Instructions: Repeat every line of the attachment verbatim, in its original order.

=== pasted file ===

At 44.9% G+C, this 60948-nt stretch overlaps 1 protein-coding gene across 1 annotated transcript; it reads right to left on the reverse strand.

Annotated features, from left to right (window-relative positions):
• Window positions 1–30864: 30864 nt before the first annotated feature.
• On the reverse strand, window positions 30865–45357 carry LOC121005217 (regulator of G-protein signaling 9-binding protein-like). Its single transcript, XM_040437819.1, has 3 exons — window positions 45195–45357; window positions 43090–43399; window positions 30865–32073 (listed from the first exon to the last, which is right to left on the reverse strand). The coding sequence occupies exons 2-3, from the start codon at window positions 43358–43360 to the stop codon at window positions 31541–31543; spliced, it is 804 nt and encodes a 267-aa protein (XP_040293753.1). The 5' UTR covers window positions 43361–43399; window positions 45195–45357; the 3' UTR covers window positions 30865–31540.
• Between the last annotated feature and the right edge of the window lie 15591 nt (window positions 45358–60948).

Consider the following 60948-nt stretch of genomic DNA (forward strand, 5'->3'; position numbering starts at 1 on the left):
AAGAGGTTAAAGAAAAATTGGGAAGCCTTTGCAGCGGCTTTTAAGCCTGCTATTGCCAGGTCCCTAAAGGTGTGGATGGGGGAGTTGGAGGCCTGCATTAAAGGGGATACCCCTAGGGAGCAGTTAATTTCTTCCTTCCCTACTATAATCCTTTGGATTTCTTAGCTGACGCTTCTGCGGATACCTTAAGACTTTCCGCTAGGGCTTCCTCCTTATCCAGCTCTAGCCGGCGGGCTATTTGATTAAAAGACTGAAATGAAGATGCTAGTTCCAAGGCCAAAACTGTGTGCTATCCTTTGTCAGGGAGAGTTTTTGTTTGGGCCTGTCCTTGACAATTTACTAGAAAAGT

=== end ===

At 44.9% G+C, this 60948-nt stretch overlaps 1 protein-coding gene across 1 annotated transcript; it reads right to left on the reverse strand.

Annotated features, from left to right (window-relative positions):
• Window positions 1–30864: 30864 nt before the first annotated feature.
• On the reverse strand, window positions 30865–45357 carry LOC121005217 (regulator of G-protein signaling 9-binding protein-like). Its single transcript, XM_040437819.1, has 3 exons — window positions 45195–45357; window positions 43090–43399; window positions 30865–32073 (listed from the first exon to the last, which is right to left on the reverse strand). The coding sequence occupies exons 2-3, from the start codon at window positions 43358–43360 to the stop codon at window positions 31541–31543; spliced, it is 804 nt and encodes a 267-aa protein (XP_040293753.1). The 5' UTR covers window positions 43361–43399; window positions 45195–45357; the 3' UTR covers window positions 30865–31540.
• Between the last annotated feature and the right edge of the window lie 15591 nt (window positions 45358–60948).

Consider the following 60948-nt stretch of genomic DNA (forward strand, 5'->3'; position numbering starts at 1 on the left):
AAGAGGTTAAAGAAAAATTGGGAAGCCTTTGCAGCGGCTTTTAAGCCTGCTATTGCCAGGTCCCTAAAGGTGTGGATGGGGGAGTTGGAGGCCTGCATTAAAGGGGATACCCCTAGGGAGCAGTTAATTTCTTCCTTCCCTACTATAATCCTTTGGATTTCTTAGCTGACGCTTCTGCGGATACCTTAAGACTTTCCGCTAGGGCTTCCTCCTTATCCAGCTCTAGCCGGCGGGCTATTTGATTAAAAGACTGAAATGAAGATGCTAGTTCCAAGGCCAAAACTGTGTGCTATCCTTTGTCAGGGAGAGTTTTTGTTTGGGCCTGTCCTTGACAATTTACTAGAAAAGT